Unfortunately, the presentation is not always very clear and so individuals may ignore the complaint or waste valuable time trying various ineffective home remedies, such as the ubiquitous ginger tea, for none-xistent gas. Do not do that. Seek immediate medical attention.
Where do you go for medical evaluation of chest pain?
Now that we have established that neither home remedy nor tea is an effective solution for chest pain, it is important that you are purposeful in your actions while seeking medical evaluation for chest pain. Every chest pain must be treated as a medical emergency until the cause is established. If it is established to be heart- or vascular-related chest pain then the sense of urgency is further escalated. Why? Because we know that time is critical when chest pain has to do with the heart or major vessels. Delays lead to death or severe disability while speedy response saves lives and prevents major complications. It is important therefore that you seek medical attention for chest pain at a facility where there is the expertise and infrastructure to deal with chest pain and most importantly where there is a sense of urgency in dealing with chest pain.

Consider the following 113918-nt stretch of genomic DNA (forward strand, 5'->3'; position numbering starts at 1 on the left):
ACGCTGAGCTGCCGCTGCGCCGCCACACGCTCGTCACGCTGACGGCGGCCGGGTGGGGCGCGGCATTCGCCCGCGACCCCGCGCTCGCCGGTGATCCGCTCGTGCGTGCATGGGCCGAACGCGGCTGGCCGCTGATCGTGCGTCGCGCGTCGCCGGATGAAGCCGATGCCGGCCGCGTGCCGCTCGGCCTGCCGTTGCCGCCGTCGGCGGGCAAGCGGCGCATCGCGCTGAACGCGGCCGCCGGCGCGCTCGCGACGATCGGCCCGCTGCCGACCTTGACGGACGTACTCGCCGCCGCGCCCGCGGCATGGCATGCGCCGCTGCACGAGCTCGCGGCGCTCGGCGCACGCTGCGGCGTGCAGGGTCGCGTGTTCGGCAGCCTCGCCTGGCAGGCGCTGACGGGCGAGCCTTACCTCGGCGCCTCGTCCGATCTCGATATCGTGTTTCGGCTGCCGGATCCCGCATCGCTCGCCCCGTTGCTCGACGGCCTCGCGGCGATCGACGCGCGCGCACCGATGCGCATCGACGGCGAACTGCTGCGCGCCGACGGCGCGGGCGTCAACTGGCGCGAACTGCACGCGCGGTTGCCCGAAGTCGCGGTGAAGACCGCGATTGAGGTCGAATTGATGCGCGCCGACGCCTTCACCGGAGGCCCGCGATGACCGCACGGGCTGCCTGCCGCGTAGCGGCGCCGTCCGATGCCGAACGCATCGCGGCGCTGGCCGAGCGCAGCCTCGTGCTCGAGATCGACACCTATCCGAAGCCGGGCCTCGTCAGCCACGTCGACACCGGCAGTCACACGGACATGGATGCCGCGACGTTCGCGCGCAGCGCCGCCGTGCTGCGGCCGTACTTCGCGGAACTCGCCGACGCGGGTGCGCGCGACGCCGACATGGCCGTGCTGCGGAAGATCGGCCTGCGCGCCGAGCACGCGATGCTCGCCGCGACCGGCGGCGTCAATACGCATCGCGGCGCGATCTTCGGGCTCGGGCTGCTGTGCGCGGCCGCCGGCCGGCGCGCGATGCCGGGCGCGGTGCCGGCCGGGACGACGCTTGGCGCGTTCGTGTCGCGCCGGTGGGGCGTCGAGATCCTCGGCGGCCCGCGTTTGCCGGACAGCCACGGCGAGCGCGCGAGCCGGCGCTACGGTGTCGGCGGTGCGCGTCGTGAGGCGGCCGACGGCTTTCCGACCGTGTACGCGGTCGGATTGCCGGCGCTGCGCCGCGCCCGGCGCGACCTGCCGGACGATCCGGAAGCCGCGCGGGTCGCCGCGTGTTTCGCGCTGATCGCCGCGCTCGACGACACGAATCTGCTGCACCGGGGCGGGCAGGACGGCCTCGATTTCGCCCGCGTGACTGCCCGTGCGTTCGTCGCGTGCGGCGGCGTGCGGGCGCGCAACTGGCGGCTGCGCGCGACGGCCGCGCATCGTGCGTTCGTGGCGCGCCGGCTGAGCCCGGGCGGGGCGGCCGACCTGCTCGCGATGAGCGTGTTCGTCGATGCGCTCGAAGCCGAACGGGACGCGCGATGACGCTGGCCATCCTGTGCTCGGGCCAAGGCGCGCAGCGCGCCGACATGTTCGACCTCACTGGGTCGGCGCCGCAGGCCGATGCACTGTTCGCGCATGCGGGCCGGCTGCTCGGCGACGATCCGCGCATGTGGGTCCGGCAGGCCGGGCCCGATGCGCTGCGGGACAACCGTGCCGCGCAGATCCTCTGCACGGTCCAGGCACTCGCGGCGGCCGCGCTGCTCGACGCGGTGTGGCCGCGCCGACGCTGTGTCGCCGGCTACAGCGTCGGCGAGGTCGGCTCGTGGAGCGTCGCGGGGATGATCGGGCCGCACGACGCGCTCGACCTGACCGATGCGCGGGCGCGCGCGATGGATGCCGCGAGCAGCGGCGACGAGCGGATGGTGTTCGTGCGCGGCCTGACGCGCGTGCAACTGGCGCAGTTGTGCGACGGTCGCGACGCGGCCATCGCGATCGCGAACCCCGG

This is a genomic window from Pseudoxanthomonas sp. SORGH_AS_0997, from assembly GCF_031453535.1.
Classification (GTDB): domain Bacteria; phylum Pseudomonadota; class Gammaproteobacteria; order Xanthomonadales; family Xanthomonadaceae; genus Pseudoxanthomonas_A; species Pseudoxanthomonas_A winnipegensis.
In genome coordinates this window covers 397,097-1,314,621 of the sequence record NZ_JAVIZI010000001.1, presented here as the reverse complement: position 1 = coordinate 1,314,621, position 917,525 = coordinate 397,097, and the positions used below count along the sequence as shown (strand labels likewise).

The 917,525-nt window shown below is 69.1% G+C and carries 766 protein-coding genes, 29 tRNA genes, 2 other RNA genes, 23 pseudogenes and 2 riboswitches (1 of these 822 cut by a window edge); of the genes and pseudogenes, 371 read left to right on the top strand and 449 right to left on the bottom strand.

In one of our previous columns we discussed the concept of a “waiting list” as an inappropriate concept for heart disease patients. Waiting is not acceptable when heart attack is a possibility. Response must be quick, decisive and efficient.
Heart attacks are becoming more prevalent in Jamaica than previously thought and this may be related to changing lifestyles and an increase in the risk factors that promote heart disease. While we do not have definitive statistics, we estimate that nearly 7,500 Jamaicans have heart attacks each year.